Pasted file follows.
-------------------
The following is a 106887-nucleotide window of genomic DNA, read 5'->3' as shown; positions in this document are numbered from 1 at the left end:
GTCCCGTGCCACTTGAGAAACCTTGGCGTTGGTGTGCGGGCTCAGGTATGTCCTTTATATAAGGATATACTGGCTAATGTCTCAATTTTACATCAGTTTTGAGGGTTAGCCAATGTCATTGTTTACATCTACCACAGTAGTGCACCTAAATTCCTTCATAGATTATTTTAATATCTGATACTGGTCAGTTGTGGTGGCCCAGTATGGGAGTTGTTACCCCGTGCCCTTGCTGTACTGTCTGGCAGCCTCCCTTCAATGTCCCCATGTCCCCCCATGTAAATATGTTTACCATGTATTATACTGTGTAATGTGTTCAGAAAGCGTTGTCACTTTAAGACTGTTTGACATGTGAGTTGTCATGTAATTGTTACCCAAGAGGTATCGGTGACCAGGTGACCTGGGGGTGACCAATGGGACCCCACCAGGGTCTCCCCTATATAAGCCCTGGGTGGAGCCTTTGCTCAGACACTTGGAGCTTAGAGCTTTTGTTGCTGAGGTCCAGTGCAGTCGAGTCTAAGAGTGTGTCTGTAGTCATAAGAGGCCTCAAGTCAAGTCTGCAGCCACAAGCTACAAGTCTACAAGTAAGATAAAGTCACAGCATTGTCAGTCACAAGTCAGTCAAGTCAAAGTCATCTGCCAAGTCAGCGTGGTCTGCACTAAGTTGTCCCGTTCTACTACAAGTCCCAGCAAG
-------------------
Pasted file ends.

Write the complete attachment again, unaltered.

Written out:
The following is a 106887-nucleotide window of genomic DNA, read 5'->3' as shown; positions in this document are numbered from 1 at the left end:
GTCCCGTGCCACTTGAGAAACCTTGGCGTTGGTGTGCGGGCTCAGGTATGTCCTTTATATAAGGATATACTGGCTAATGTCTCAATTTTACATCAGTTTTGAGGGTTAGCCAATGTCATTGTTTACATCTACCACAGTAGTGCACCTAAATTCCTTCATAGATTATTTTAATATCTGATACTGGTCAGTTGTGGTGGCCCAGTATGGGAGTTGTTACCCCGTGCCCTTGCTGTACTGTCTGGCAGCCTCCCTTCAATGTCCCCATGTCCCCCCATGTAAATATGTTTACCATGTATTATACTGTGTAATGTGTTCAGAAAGCGTTGTCACTTTAAGACTGTTTGACATGTGAGTTGTCATGTAATTGTTACCCAAGAGGTATCGGTGACCAGGTGACCTGGGGGTGACCAATGGGACCCCACCAGGGTCTCCCCTATATAAGCCCTGGGTGGAGCCTTTGCTCAGACACTTGGAGCTTAGAGCTTTTGTTGCTGAGGTCCAGTGCAGTCGAGTCTAAGAGTGTGTCTGTAGTCATAAGAGGCCTCAAGTCAAGTCTGCAGCCACAAGCTACAAGTCTACAAGTAAGATAAAGTCACAGCATTGTCAGTCACAAGTCAGTCAAGTCAAAGTCATCTGCCAAGTCAGCGTGGTCTGCACTAAGTTGTCCCGTTCTACTACAAGTCCCAGCAAG